Prime Minister Narendra Modi and his Japanese counterpart Shinzo Abe will meet for the fourth time in just over a month on Friday. Their schedule reads like a global romance: the two met recently in Paris, had dinner in Istanbul, lunch in Kuala Lumpur and now will be together in New Delhi for three days.
The Japanese relationship, say senior Indian officials, is one of the bilateral ties that has seen very visible changes in a short time. They also see it as having the greatest potential to fundamentally transform India’s economy, moving it to a higher level of growth and technology.
Tokyo, admit Japanese officials, began taking New Delhi more seriously after the Indo-US nuclear deal and the evidence that Washington was taking greater geopolitical interest in New Delhi. After careful analysis, Japan decided the best way to boost India would be to provide it world-class infrastructure and migrate Japanese factories to Indian soil.
Abe added a strategic facet to all of this. He sought to “normalise” Japan, shedding its post-war pacificism, and wanted the world’s largest democracy to endorse and legimitise his efforts.
There will be underlying economic benefits for both. Japan needs overseas demand for its infrastructure sector. India needs a competitive export-oriented manufacturing sector with matching logistics and transport backup.
And then there was the increasing common concern about a rising and belligerent China, something that became a common concern from about 2007 onwards.
There are now a host of bilateral projects between India and Japan attempting to put flesh to the bones of these big visions. They range from the $ 150 billion Delhi-Mumbai industrial corridor to building highways and bridges connecting India’s northeast to Myanmar.
Abe’s visit will seek to clinch three outstanding deals, or at least bring them closer to the finish line.
The first one is a civil nuclear deal. Japan is the world leader in reactor technology – almost every large reactor is dependent on Japanese components. Even if India settles its liability issues, without a Japanese civil nuclear deal, no US or European reactor can be sold to India.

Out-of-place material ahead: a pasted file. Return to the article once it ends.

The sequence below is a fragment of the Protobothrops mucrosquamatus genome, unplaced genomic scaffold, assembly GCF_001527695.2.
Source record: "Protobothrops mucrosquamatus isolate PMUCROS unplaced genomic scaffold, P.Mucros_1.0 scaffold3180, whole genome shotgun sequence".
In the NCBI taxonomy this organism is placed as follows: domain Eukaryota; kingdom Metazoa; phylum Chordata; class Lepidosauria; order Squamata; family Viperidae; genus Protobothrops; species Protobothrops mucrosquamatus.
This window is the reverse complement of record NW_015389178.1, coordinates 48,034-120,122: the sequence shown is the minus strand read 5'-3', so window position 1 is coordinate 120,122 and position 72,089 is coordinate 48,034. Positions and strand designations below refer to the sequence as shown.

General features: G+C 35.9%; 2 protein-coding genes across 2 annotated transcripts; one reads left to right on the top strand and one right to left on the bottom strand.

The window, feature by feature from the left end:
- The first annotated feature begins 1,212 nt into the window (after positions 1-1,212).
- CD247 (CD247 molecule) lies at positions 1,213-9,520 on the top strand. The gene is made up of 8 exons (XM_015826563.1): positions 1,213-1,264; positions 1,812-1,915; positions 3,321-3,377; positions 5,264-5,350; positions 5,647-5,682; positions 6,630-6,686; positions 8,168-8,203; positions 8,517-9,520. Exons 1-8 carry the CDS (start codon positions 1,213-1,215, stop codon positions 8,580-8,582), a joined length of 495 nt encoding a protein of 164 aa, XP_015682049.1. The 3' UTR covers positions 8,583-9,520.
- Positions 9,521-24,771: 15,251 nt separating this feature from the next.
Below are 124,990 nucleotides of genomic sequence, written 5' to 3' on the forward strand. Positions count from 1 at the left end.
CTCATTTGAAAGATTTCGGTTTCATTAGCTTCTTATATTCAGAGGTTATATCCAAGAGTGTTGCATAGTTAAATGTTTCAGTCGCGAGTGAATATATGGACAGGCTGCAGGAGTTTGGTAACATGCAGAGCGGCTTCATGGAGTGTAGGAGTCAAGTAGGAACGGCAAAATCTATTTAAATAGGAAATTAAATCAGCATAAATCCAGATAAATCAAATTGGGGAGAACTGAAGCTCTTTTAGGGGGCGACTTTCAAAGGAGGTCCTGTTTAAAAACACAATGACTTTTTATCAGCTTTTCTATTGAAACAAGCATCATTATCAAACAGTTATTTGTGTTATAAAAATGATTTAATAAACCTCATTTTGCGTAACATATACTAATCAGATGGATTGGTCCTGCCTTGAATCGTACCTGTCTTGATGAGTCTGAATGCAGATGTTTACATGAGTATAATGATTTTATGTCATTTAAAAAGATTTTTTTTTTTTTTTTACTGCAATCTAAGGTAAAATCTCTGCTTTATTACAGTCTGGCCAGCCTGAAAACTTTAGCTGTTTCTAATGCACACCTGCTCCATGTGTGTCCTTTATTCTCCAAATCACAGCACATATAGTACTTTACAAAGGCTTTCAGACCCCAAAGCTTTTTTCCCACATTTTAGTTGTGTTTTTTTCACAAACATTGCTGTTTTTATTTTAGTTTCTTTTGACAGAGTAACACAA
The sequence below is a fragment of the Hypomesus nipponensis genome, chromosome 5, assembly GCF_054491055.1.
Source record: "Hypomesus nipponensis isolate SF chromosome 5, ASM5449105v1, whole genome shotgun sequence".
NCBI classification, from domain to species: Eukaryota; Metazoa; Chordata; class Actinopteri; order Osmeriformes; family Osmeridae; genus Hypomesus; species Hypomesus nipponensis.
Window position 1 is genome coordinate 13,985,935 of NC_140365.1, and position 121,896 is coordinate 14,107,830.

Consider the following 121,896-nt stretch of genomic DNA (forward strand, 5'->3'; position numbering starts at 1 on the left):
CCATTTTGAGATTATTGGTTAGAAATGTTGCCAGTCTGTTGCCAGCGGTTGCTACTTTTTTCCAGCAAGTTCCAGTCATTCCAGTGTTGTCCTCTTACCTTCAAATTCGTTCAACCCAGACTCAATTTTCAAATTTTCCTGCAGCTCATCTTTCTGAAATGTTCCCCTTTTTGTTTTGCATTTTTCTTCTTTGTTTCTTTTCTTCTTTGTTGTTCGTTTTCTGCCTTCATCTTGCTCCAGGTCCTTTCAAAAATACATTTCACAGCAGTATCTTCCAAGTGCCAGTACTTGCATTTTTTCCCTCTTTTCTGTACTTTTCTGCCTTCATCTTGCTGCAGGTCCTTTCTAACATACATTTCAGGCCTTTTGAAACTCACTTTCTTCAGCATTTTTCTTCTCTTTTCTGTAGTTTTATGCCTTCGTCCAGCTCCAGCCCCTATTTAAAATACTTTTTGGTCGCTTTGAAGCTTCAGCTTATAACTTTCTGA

New Delhi having made a nuclear deal the litmus test of a country’s strategic trust in India, the Japanese unwillingness to sign on the dotted line has been a source of frustration. Japan, because of the deep nuclear scars in its history, has pushed for India to agree to stronger language on nuclear testing. India has insisted Japan accept the terms accepted by the US.
The two sides, say official sources, are just a few words short of an understanding. When Abe comes, the hope is that he will come with work-around language that will allow Japanese firms to sell but not cause political waves back home for him.
If India’s priority is nuclear, Japan’s are bullet trains and seaplanes. China, having reverse engineered Japanese train technology, has begun selling it overseas, recently pipping Japan to the post for a deal in Indonesia.
Securing a big Indian contract is crucial to the survival of Japan’s overseas train ambitions. With the Indian cabinet having cleared the contract, thanks to the efforts of railway minister Suresh Prabhu, this at least seems likely.
Finalising the $1.2 billion sale of Japanese ShinMaywa US-2 seaplanes, however, remains in limbo. The sale’s significance lies in this being Japan’s first post-war military sale, part of the “normalisation” that Modi and Abe desire.
Indian defence ministry officials have been foot-dragging, say sources, “as they see only the accounting and not the strategic issues involved” and have left the deal hanging.
But Tokyo has made this a litmus test of military ties with New Delhi, without which defence relations will be solely about holding exercises.
There are numerous other areas India and Japan are exploring, but completing large deals has proven a challenge. This is true even in private investment. While the number of Japanese firms investing in India has more than doubled since 2008 to over 1,200, the amount involved has remained stagnant. Similarly, Japanese aid to India has fallen, tripped up by finance ministry red tape.
Hemant K Singh, former Indian ambassador to Japan, said: “There are problems with both sides. I give 1.5 stars out of three to each country.”